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I think the media wants to sensationalize these celebrities’ inner turmoils for entertaining purposes. We pick and choose who we want to crucify and for how long. Chris Brown’s act of violence against Rihanna in 2009 will never go away–as it shouldn’t, but instead of starting a much-needed conversation about domestic violence and its effect on young men and women, we’ve created entertainment around it. I could search the hashtag #ChrisBrown or #Rihanna and I guarantee you a meme would show up that’s meant to cause laughter and not conversations. We may not know every single little detail in celebrity scandals, but we fill in the blanks with our own judgments and the mystery subsides.

I could hear mom’s voice right now. As God’s right-hand woman, she says, “No sin is weighed  the same.” A lot of people, myself included, could argue that this biblical statement is incorrect. In my mind, murder weighs a bit more than stealing. But here’s the thing–my judgment of absolutely anyone doesn’t matter. Celebrities are human beings just like you and me, but with shinier toys. We don’t reserve the right to pass judgment on them. Yes, they placed themselves in the spotlight but that doesn’t make judgment ok. Being an entertainer is the job they chose and just like any job, there’s amazing perks and sucky disadvantages. One of their sucky parts is having their lives judged by the world.

When journalists feel the need to dig deep within the indiscretions of a celebrity’s past, judgment ensues. And I think the point of the digging it to rally support in this judgment. But I can think of another cliche that applies here–”Only God can judge me.” Who are we to sit and place a celebrated individual’s “sins” on a list where we get to rank them how we see fit? We are just as imperfect as these celebrities. There are people in the world who consume celebrity culture who may have killed, stolen, gambled, or sexually assaulted someone themselves, but when the celebrities do it–we weigh their indiscretions heavier because we think just because they have volunteered for the spotlight, we’re allowed to judge them.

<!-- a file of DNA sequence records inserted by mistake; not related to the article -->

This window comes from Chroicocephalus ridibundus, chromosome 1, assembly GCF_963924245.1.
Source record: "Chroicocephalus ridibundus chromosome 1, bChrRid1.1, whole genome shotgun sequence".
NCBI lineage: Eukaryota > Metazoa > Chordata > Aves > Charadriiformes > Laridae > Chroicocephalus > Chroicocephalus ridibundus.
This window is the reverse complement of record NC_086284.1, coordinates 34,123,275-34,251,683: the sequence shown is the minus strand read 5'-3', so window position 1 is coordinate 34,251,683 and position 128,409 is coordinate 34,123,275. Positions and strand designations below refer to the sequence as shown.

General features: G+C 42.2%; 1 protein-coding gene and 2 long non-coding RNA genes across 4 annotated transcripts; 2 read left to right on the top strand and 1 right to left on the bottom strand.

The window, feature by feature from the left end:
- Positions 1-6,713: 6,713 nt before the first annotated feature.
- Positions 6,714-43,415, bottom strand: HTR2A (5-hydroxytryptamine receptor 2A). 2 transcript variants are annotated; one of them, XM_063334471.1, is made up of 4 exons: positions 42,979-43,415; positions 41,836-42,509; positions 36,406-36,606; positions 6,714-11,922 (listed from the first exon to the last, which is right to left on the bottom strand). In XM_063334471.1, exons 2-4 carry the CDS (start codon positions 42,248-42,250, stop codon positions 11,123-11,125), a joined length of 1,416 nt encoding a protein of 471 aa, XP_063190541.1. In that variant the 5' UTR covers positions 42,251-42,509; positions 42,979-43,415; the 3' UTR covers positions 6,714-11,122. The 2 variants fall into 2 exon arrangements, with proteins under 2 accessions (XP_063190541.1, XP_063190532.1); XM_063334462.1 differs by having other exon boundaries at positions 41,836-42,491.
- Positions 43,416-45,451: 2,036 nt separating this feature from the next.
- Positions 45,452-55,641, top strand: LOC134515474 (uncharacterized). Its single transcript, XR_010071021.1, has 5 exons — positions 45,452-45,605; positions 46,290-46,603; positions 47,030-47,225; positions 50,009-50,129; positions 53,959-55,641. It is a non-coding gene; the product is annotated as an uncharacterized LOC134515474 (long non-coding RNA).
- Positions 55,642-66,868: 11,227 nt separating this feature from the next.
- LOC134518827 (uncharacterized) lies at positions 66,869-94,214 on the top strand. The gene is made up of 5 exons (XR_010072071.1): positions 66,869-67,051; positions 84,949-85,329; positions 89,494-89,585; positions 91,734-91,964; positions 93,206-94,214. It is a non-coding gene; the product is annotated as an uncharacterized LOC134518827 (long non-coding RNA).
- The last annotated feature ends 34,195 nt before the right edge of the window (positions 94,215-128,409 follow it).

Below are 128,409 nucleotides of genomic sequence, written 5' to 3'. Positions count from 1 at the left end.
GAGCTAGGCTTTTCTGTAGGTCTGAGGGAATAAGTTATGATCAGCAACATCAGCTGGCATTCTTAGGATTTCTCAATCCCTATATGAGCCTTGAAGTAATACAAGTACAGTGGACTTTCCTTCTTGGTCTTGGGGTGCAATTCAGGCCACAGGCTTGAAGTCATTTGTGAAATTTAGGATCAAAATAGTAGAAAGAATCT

I’m not trying to dismiss the bad things that court records proved R. Kelly did. I’d never say  that I don’t believe Dylan Farrow’s claims against Woody Allen. And if Bill Cosby did what these women claimed, my heart goes out to those women and I would regard him as a predator. But what I am supposed to do going forward? There’s nothing about my life that says I support Cosby other than watching reruns of “The Cosby Show.” He’s an actor who was paid to play a role and he  played that role well. This is his artistry. What he may have done to those women was his personal life. And no, I am not disregarding the women who have been victims to any of these celebrities accused of sexual assault. My heart goes out to them.

But am I wrong for watching “The Cosby Show” reruns because Cosby was accused of being a sexual predator? Should I feel guilty when “Your Body’s Calling,” which was released in the midst of R. Kelly’s accused sexual assault, pops up on my iTunes shuffle? Am I a hypocrite for abhorring Woody Allen’s alleged abuse of his adoptive daughter, but I’m watching “Midnight In Paris” on Netflix?

I know–or maybe I think I know way too much about these celebrities and while I don’t subscribe to their choices in their private lives, I still enjoy their artistry. What, am I not supposed to?

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Am I Supposed To Stop Watching ‘Cosby Show’ Reruns Because Bill Cosby Is An Alleged Sexual Predator? [OPINION] was originally published on hellobeautiful.com

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